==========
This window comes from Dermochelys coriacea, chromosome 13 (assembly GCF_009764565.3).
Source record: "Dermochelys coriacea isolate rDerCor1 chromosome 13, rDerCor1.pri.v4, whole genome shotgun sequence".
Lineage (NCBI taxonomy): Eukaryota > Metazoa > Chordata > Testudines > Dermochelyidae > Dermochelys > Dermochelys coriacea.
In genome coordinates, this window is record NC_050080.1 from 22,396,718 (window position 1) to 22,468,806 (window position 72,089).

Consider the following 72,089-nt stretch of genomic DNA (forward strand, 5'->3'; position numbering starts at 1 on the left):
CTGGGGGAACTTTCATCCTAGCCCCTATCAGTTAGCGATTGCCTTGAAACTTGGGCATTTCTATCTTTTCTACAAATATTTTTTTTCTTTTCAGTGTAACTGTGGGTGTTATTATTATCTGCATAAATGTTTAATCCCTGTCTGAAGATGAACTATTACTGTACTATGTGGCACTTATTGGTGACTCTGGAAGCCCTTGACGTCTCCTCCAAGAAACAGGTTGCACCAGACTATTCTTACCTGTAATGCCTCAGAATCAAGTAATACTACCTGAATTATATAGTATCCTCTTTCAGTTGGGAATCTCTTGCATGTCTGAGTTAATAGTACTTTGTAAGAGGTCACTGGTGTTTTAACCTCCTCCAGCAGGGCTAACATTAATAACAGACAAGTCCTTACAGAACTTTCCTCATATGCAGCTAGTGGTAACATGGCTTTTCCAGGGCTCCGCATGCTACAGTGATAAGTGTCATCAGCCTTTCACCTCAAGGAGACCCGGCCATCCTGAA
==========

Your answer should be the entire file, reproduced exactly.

This window comes from Dermochelys coriacea, chromosome 13 (assembly GCF_009764565.3).
Source record: "Dermochelys coriacea isolate rDerCor1 chromosome 13, rDerCor1.pri.v4, whole genome shotgun sequence".
Lineage (NCBI taxonomy): Eukaryota > Metazoa > Chordata > Testudines > Dermochelyidae > Dermochelys > Dermochelys coriacea.
In genome coordinates, this window is record NC_050080.1 from 22,396,718 (window position 1) to 22,468,806 (window position 72,089).

Consider the following 72,089-nt stretch of genomic DNA (forward strand, 5'->3'; position numbering starts at 1 on the left):
CTGGGGGAACTTTCATCCTAGCCCCTATCAGTTAGCGATTGCCTTGAAACTTGGGCATTTCTATCTTTTCTACAAATATTTTTTTTCTTTTCAGTGTAACTGTGGGTGTTATTATTATCTGCATAAATGTTTAATCCCTGTCTGAAGATGAACTATTACTGTACTATGTGGCACTTATTGGTGACTCTGGAAGCCCTTGACGTCTCCTCCAAGAAACAGGTTGCACCAGACTATTCTTACCTGTAATGCCTCAGAATCAAGTAATACTACCTGAATTATATAGTATCCTCTTTCAGTTGGGAATCTCTTGCATGTCTGAGTTAATAGTACTTTGTAAGAGGTCACTGGTGTTTTAACCTCCTCCAGCAGGGCTAACATTAATAACAGACAAGTCCTTACAGAACTTTCCTCATATGCAGCTAGTGGTAACATGGCTTTTCCAGGGCTCCGCATGCTACAGTGATAAGTGTCATCAGCCTTTCACCTCAAGGAGACCCGGCCATCCTGAA